This revealing amateur film throws light on the coexistence of Chinese and European communities in Tianjin (then Tientsin), the largest coastal metropolis in northern China. After an opening offering snapshots of a procession through the city streets, the scene soon changes to a leafy private garden, where western girls take tea - a perfect slice of British middle-class life recreated in China.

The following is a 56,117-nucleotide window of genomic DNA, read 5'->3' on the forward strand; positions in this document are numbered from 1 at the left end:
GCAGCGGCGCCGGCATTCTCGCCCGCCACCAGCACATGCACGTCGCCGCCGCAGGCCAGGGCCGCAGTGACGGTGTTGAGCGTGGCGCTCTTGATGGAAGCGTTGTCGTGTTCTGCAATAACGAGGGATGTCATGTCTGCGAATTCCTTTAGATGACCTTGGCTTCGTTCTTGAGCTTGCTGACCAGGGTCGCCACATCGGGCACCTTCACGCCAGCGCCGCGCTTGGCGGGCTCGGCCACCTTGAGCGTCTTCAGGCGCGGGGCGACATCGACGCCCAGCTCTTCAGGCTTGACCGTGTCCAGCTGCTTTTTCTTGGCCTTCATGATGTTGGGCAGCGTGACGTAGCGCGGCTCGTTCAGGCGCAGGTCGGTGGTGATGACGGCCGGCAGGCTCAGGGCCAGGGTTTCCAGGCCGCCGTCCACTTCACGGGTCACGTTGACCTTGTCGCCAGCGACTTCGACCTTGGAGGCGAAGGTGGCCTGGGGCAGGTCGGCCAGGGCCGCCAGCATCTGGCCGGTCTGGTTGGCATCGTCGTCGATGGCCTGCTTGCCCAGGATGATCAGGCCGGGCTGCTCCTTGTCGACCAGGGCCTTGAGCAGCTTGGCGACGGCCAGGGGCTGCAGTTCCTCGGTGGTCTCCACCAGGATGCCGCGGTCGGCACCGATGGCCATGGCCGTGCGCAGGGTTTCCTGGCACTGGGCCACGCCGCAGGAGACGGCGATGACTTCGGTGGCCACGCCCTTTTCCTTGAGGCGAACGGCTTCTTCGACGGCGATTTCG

Like its neighbour Beijing, Tianjin was home to many established European communities in the 1920s and 30s. Its proximity to the Grand Canal had allowed the city to develop as a major sea-port and trading capital. In 1858 the Treaty of Tianjin also opened it up to foreign trade - and foreign influences. This was one of a collection of films filmed by amateur filmmaker J.G. Thompson - who worked on the Peking railway - in the late 1920s and early 30s, and donated to the BFI in 1999 by Mrs R Ownsworth. Thompson shot a number of films in China, Japan and the Phillipines, as well as in Egypt.